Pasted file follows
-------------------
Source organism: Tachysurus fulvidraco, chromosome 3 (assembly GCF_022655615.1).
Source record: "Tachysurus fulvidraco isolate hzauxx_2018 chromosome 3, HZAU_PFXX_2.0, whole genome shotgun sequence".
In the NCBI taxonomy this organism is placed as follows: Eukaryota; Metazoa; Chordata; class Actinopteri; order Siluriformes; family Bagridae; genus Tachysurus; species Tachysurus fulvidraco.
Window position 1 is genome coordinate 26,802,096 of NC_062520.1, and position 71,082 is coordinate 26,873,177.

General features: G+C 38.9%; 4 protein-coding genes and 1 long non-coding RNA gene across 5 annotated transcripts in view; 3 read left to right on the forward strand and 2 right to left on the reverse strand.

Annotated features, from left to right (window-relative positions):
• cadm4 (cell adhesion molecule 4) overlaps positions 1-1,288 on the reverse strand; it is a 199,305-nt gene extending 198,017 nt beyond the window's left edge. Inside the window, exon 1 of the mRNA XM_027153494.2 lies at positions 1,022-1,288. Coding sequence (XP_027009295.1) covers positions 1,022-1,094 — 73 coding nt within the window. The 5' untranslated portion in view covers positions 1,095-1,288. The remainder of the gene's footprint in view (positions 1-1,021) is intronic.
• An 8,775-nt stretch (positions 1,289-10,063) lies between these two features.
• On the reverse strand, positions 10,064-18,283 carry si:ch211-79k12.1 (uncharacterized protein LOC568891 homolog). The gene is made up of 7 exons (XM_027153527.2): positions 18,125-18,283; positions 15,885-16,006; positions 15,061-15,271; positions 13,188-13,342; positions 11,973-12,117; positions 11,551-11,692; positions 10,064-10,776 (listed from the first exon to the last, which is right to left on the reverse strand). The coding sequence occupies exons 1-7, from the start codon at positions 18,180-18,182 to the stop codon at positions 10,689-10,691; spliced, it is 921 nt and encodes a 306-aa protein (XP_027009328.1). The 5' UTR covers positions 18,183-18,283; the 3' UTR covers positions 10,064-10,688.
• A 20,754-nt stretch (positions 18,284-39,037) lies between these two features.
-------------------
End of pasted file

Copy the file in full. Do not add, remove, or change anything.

Source organism: Tachysurus fulvidraco, chromosome 3 (assembly GCF_022655615.1).
Source record: "Tachysurus fulvidraco isolate hzauxx_2018 chromosome 3, HZAU_PFXX_2.0, whole genome shotgun sequence".
In the NCBI taxonomy this organism is placed as follows: Eukaryota; Metazoa; Chordata; class Actinopteri; order Siluriformes; family Bagridae; genus Tachysurus; species Tachysurus fulvidraco.
Window position 1 is genome coordinate 26,802,096 of NC_062520.1, and position 71,082 is coordinate 26,873,177.

General features: G+C 38.9%; 4 protein-coding genes and 1 long non-coding RNA gene across 5 annotated transcripts in view; 3 read left to right on the forward strand and 2 right to left on the reverse strand.

Annotated features, from left to right (window-relative positions):
• cadm4 (cell adhesion molecule 4) overlaps positions 1-1,288 on the reverse strand; it is a 199,305-nt gene extending 198,017 nt beyond the window's left edge. Inside the window, exon 1 of the mRNA XM_027153494.2 lies at positions 1,022-1,288. Coding sequence (XP_027009295.1) covers positions 1,022-1,094 — 73 coding nt within the window. The 5' untranslated portion in view covers positions 1,095-1,288. The remainder of the gene's footprint in view (positions 1-1,021) is intronic.
• An 8,775-nt stretch (positions 1,289-10,063) lies between these two features.
• On the reverse strand, positions 10,064-18,283 carry si:ch211-79k12.1 (uncharacterized protein LOC568891 homolog). The gene is made up of 7 exons (XM_027153527.2): positions 18,125-18,283; positions 15,885-16,006; positions 15,061-15,271; positions 13,188-13,342; positions 11,973-12,117; positions 11,551-11,692; positions 10,064-10,776 (listed from the first exon to the last, which is right to left on the reverse strand). The coding sequence occupies exons 1-7, from the start codon at positions 18,180-18,182 to the stop codon at positions 10,689-10,691; spliced, it is 921 nt and encodes a 306-aa protein (XP_027009328.1). The 5' UTR covers positions 18,183-18,283; the 3' UTR covers positions 10,064-10,688.
• A 20,754-nt stretch (positions 18,284-39,037) lies between these two features.